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Compare 1587 edition: 1 2 About the kalends of Iune,1177 Richard Strang|bow Erle of Pembrooke departed this life, wherof Reymond aduertiſed, conſulting with his truſtie friends, betaketh Lymerike to the keeping of Do|nald prince of Thomonde, as to one of the kings faythfull Barons, receyuing of him both pledges, and ſwearing him alſo to preſerue that Citie frõ hurt, and to reſtore it to the king of Englands vſe whenſoeuer he was thervnto required. This done, he with the army departed towards Leyniſter, to defend that countrie and the hauen townes there, for the more ſuretie of the Engliſh poſſeſſions in Ireland. But he was no ſooner come to the fur|ther end of the bridge, but the other end next to the Citie was broken downe,The treaſon of Donalde. and the Engliſh men might behold fire ſet in foure corners of the Citie, to their great grief, which was done by treaſon of Donald, ſhewing a taſt what credit was to be gi|uen vnto the people of that nation by that his diſ|loyall periurie and breach of othe ſo lately taken, without all feare of Gods vengeance to folow, or ſhame of the world that might be imputed to him amongſt men of honeſt reſpect.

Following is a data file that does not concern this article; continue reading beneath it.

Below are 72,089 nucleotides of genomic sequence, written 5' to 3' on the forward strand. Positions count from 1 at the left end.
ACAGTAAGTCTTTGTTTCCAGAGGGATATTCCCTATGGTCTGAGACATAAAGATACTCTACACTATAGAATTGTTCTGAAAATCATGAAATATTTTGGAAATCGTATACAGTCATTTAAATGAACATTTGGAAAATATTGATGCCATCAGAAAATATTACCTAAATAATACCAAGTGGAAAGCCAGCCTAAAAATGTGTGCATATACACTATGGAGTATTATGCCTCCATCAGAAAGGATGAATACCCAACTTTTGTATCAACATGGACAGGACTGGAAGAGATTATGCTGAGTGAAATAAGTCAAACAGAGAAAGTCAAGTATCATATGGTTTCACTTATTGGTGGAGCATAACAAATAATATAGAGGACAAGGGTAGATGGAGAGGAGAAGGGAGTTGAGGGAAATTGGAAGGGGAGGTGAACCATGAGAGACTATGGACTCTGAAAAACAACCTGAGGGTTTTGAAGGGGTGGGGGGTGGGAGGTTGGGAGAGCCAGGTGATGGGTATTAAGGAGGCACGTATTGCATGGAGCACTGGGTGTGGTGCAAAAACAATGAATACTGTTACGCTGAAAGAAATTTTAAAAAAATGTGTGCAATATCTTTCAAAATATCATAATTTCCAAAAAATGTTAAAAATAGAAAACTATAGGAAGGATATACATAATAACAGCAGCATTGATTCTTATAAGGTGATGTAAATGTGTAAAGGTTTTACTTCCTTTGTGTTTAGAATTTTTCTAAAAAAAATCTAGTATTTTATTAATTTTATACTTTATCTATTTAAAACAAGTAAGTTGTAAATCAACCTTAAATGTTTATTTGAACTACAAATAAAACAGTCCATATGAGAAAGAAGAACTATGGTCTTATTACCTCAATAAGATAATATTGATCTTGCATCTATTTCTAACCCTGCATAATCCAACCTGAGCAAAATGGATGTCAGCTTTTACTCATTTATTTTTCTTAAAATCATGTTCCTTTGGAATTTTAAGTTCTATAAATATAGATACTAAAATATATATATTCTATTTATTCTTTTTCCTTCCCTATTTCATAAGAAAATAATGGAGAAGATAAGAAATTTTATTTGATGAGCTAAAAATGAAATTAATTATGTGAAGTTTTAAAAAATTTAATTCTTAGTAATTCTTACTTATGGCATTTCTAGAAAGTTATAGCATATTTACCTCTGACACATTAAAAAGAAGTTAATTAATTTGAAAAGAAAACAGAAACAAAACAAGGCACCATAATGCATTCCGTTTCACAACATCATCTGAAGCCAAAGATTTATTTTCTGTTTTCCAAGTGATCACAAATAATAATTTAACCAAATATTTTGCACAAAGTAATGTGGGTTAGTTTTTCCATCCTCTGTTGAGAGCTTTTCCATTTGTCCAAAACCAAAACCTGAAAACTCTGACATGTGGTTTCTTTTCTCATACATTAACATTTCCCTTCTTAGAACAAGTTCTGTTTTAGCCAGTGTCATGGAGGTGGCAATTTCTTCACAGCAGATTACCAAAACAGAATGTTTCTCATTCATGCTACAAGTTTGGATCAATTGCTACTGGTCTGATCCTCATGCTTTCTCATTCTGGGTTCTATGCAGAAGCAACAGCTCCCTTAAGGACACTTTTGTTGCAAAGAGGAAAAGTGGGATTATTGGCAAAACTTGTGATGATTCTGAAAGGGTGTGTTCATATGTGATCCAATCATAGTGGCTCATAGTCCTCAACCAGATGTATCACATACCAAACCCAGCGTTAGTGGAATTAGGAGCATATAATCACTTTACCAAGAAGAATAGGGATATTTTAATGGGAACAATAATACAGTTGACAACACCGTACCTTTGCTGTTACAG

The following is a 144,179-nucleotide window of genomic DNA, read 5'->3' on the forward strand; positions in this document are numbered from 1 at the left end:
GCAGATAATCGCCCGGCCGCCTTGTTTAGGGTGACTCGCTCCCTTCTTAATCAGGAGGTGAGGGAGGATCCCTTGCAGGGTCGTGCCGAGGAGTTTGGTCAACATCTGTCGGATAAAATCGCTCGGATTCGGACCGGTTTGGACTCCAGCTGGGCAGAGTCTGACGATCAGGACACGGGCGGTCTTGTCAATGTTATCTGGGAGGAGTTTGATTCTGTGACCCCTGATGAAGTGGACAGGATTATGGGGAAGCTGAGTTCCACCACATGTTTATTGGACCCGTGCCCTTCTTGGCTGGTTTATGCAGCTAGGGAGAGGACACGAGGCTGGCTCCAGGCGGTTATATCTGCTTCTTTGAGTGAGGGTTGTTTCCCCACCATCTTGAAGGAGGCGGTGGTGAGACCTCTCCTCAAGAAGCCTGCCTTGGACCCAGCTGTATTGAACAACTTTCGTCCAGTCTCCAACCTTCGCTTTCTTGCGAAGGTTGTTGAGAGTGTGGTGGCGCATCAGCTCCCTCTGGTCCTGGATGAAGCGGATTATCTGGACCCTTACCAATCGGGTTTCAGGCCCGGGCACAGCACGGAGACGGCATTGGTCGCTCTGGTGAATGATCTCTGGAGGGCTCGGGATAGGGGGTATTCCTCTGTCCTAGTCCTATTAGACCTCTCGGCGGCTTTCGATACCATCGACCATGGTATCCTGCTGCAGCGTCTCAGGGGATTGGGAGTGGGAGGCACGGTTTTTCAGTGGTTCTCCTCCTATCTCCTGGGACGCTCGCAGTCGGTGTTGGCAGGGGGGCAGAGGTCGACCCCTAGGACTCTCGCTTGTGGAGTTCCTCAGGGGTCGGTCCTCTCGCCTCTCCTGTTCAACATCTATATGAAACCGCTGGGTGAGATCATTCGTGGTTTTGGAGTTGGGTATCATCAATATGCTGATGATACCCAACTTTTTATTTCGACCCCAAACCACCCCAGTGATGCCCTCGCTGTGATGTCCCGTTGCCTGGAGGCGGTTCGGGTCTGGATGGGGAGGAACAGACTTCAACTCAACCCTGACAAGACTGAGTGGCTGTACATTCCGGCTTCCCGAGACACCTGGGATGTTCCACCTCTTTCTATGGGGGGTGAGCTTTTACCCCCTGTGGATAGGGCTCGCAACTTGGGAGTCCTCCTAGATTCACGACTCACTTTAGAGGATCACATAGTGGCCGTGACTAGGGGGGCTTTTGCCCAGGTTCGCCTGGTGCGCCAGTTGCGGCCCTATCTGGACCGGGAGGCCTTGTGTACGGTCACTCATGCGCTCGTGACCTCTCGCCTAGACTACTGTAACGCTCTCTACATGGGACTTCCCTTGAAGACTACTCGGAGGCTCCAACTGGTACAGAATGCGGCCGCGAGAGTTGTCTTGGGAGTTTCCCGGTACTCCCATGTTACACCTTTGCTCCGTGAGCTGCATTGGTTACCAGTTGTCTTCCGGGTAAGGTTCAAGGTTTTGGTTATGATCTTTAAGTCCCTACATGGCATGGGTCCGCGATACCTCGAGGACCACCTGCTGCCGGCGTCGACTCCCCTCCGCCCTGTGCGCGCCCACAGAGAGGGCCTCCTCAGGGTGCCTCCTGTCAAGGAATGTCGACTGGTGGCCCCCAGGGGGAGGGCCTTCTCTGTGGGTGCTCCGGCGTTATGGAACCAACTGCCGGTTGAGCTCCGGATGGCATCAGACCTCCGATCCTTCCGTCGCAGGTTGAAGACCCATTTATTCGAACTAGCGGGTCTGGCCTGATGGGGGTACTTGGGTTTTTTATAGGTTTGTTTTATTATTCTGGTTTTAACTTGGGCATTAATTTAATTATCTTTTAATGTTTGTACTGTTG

Compare 1587 edition: 1 At Reymonds comming to Dublin,Earle Strang|bow buried. the bo|die of the Earle was buried in Chriſtes Church within that Citie, the Archebiſhop Laurence do|ing the office of the funerals. For the Earle in his life time had commaunded that his bodie ſhoulde be kept aboue grounde till Reymond were come, and till his comming the Earles death in deede was kept ſecrete, ſo that few vnderſtood thereof.

Compare 1587 edition: 1 This Earle was of colour ruddye and freck|led, with great eyes, of a feminine vyſage, ſmall voyce, ſhorte necke, of ſtature tall, and a good|ly perſonage, lyberall and curteous, and where ſubſtaunce wanted to ſhewe his franke heart, hee ſupplyed it with gentle wordes, more readie to o|bey than to commaunde. At home more lyke a Souldier than a Captayne, but abrode in the warres he ſhewed himſelfe a Captayne, and not a Souldier. Although he neuer would enterpriſe any exployt of himſelfe without the aduice of o|ther, being once ioyned in fight with his enimies, EEBO page image 37 he ſtoode as an aſſured ſtandard for his people to haue recourſe to, for their ſafetie. And howſoeuer the chance of battail turned he was euer conſtant and ſtable, neyther drowping as one in diſpayre whẽ fortune ſeemed to frown, nor too ioyful whẽ ſhe was diſpoſed to fawne. He left no iſſue behind him in life but one daughter named Iſabell,William Mar|ſhall marieth the daughter of Erle Strang|bow. ma|ried after .xiiij. yeares to William Earle Mar|ſhall.

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